Thursday, June 28, 2018

My hero / My English Teacher by Andrew Motion

Peter Way at school 1941. Photograph courtesy Radleian Society

My hero: 

My English Teacher by Andrew Motion

In his introduction and previously unpublished poem, the former poet laureate recalls how Peter Way, who died last month, nurtured his love of literature

Andrew Motion
Saturday 9 April 2016

I’ve yet to meet the writer who didn’t have an inspirational English teacher. Mine was Peter Way: Mr Way for five school years, then Peter for the next 40-odd. Our classroom paths first crossed when he began teaching me English at A-level in 1967. At that stage I had no great interest in literature (no one in my family had much time for books), and no expectation of going to university (no one in my father’s family had ever been); two years later, reading was at the centre of my life. This was his gift to me – and he gave it without ostentation, always speaking modestly and carefully, in such a way as to make poetry (in particular) seem an endlessly ingenious thing, but also as natural to the species as breathing. He lent me books from his own library, encouraged me to write my first poems, helped me to prepare for my university entrance and afterwards managed the transition from teacher/pupil to close friend/close friend. It’s no exaggeration to say that in certain ways he gave me my life – as I’ve also said in the poem that follows, which I wrote the day after his death on 30 March.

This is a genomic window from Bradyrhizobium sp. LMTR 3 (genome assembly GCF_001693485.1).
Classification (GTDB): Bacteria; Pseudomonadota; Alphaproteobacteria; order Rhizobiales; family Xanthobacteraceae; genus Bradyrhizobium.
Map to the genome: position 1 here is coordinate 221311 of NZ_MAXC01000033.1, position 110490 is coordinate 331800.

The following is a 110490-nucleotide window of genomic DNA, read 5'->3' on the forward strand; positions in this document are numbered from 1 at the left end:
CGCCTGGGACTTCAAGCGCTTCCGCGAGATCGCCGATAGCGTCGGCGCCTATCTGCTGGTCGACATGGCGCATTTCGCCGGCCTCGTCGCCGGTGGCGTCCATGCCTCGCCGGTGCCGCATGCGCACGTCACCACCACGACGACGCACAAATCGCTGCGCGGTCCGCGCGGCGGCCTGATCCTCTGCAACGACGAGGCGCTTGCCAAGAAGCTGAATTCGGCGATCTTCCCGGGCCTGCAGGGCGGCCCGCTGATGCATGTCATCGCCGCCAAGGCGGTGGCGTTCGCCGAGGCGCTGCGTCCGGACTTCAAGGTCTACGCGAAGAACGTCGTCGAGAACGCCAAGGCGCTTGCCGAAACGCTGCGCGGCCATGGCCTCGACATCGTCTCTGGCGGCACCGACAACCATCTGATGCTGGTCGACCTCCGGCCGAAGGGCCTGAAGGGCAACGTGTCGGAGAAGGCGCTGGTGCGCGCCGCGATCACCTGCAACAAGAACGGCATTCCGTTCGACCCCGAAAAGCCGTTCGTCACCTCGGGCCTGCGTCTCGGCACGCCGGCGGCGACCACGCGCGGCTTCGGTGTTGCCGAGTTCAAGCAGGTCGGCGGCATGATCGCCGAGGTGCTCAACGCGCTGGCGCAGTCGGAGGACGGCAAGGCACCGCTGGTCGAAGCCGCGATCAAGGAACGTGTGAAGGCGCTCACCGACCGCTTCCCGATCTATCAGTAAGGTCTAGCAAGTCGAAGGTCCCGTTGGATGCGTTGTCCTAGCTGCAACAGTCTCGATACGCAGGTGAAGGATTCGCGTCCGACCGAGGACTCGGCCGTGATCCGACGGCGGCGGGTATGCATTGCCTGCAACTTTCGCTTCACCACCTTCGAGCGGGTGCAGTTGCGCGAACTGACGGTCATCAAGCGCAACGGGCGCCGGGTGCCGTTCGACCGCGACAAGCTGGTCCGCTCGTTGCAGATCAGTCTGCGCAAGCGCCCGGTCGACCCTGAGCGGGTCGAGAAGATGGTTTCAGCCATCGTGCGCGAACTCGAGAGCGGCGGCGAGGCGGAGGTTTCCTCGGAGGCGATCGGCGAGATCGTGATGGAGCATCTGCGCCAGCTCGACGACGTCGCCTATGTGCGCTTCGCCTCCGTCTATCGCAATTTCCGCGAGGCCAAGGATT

In Memory of Peter Way

My teacher, who reached down inside my head
and turned the first lights on. Who gave me Keats
to read, which turned on more. Who made me
read. Who made me write. Who made me argue
for the truth in things themselves. Who told me
manners maketh man. Who let me question
even the things he said himself were true.
Who gave my life to me, by which I mean
the things I chose and not inheritance.
Who showed a quiet voice can carry far.
Who took the gratitude I owed to him
and changed it into friendship. Who was kind.
My teacher, who died yesterday at peace –
his hardest lesson and the last of these.






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